11th May 2020 – (Hong Kong) With the oil price crashing to below zero on Monday in the U.S., many have been left wondering what next in the coming months amid the ongoing COVID 19 pandemic. That statement might be confusing if you are wondering how come you were charged for fuel at the gas pump; however, the crash occurred on WTI futures contracts.
The crash was caused by an excessive supply of oil since Saudi Arabia, and Russia wouldn’t agree on a production cut deal in March coupled with the reduction in demand as lockdowns around the globe intensified due to coronavirus.
Investors that were long on their oil futures contracts have had to deal with unprecedented losses as the WTI price index turned negative for the first time in history. The wrong turn of events meant that those who leave rolling over their contracts to the last minute had to settle for losses or less than they had paid to buy them in the first case, and that is the lucky few.
The crash didn’t affect only the US market; however, effects spread as far as Hong Kong, where the Samsung S&P GSCI Crude Oil ER Futures ETF saw its derivatives holdings fall by 26% as of Tuesday to US$378 million. And on Wednesday saw its traded units lose half of their value to close down at 46% at HK$1.79. This meant the ETF experienced its biggest drop and lowest drop since the commencement of trading in May 2016.
Oil Prices Could Rise
The crash has now forced a rude awakening to the oil industry as many shale oil producers cancel drilling plans. Some have been forced to shut down active wells entirely, and there is a chance some won’t survive at all.
Now the question is what next? Some experts believe that the rebalancing of the oil market might be so violently overdone it may set the stage for a spike in price soon. With supply slowing down now that Russia and Saudi Arabia agreed to cut production earlier this month, there is a possibility when demand recovers there won’t be enough supply to meet it.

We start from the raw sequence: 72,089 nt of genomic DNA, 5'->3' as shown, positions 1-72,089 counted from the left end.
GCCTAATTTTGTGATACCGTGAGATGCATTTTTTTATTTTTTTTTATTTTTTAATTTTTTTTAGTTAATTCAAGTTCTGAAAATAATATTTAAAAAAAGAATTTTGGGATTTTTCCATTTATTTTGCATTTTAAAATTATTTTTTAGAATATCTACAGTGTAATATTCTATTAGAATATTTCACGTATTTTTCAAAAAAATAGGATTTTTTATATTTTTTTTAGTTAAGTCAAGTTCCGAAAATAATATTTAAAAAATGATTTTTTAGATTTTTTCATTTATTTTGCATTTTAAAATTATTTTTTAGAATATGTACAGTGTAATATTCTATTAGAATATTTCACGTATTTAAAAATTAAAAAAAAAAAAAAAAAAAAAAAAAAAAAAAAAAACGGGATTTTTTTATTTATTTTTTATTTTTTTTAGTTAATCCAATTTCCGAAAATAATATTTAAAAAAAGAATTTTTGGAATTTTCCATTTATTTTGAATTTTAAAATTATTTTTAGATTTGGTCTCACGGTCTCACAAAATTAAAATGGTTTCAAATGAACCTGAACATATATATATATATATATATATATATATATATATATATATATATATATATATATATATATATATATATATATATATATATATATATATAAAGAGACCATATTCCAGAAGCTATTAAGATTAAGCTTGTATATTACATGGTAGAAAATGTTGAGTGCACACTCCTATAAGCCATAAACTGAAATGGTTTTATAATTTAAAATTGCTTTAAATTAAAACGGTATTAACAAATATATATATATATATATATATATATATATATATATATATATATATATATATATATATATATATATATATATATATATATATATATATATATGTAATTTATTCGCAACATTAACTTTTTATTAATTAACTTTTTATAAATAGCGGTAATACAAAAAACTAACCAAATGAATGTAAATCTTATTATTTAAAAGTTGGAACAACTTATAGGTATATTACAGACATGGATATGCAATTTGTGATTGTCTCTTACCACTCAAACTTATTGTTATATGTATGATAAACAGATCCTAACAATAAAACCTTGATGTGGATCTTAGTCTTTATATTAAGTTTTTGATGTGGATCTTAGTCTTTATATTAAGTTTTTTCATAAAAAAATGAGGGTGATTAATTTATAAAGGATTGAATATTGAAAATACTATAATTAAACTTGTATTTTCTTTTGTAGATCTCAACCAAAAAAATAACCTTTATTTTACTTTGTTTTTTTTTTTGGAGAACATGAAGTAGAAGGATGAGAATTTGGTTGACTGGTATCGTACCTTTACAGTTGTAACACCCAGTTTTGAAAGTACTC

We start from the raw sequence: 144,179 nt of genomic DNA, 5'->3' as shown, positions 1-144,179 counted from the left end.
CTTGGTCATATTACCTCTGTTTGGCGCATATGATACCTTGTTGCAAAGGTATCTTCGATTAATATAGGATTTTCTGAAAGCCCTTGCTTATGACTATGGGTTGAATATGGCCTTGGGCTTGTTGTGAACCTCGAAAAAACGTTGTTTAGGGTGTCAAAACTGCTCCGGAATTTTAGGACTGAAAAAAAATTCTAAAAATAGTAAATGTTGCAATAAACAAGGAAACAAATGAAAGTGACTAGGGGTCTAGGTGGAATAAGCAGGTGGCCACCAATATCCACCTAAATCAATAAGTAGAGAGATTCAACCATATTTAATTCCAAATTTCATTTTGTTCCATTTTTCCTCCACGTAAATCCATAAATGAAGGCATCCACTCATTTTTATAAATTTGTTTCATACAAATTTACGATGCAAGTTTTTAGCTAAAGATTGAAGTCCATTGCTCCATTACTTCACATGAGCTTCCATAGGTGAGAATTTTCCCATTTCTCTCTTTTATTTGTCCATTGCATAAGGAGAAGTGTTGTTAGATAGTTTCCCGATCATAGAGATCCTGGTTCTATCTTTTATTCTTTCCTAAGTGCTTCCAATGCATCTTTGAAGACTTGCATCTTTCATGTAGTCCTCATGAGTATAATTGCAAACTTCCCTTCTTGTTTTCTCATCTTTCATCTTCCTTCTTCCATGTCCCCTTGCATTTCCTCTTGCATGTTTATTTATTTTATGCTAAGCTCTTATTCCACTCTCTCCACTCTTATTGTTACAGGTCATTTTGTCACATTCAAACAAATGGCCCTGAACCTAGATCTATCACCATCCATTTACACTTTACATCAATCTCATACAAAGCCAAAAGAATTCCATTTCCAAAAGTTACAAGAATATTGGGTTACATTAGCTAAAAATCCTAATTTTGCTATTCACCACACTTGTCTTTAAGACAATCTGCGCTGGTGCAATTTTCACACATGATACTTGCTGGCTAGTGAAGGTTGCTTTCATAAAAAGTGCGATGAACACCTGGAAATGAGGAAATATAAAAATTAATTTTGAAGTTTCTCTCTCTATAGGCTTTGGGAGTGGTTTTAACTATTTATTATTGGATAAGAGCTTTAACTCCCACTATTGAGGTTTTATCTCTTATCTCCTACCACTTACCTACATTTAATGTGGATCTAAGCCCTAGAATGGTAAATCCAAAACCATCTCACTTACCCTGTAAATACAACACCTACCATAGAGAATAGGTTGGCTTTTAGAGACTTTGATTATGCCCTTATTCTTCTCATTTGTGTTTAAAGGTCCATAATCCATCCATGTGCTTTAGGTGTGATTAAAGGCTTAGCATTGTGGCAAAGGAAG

According to Pavel Molchanov, an energy analyst at Raymond James, currently, we are in an epic burst, and as hard as it may be for many to believe, the next step is a boom. The analyst estimates that there are around 3.6 billion people currently under lockdowns around the world. Factories have been shut down, and passenger flights have been grounded.
According to the International Energy Agency, daily estimates, the world demand for oil is expected to plunge by a record 9.3 million barrels each day in 2020 as long as the coronavirus crisis is around.
That is why Molchanov believes when demand returns to normal levels or something close; there is a possibility there will be a shortage in the coming year.
Measures to Mitigate Oil Price Falling Further
Russia and other OPEC members have already agreed to cut the production of oil by a record 10 million barrels by the start of May. And with current market forces, other non-OPEC oil producers have been forced to follow suit.
The untimely collapse highlighted a foreseen problem within the oil industry. Since futures contracts require holders of the contracts to take delivery of barrels of oil when they expire, there was no investor in a position to receive oil, especially with storage locations running low everywhere. And even if you could secure a place to store your oil, the prices have skyrocketed.
The situation was so dire that holders of May contracts were willing to pay anyone to get out of their long positions to avoid physically receiving crude oil next month, according to Damien Courvalin, an analyst at Goldman Sachs in a note to clients on Monday.
Now oil supply must come down at a breathtaking pace to bring the market into balance, and this will set the pace of higher prices as demand recovers. Molchanov believes oil could trade at around US$50 and US$60 by next year or even higher than that.
Some experts argue that forced shutdowns for shale oil wells may cause problems when it comes time to turn them back on, which could limit the ability of shale companies in Asia and other parts of the world response to higher demand. Bankruptcies are also expected, as many companies won’t be around to turn the taps back on.
According to Rystad Energy, if oil prices trade at US$20, 533 oil exploration and production companies in the U.S. will file for bankruptcy by the end of next year. And even at US$30, more than 200 oil producers are likely to go bankrupt since most of them are unlikely to get the financing they need to stay alive.
So, when demand comes back, there won’t be many companies around to make the oil. Even companies that survive will be hesitant to increase supply lest they find themselves in the same situation again.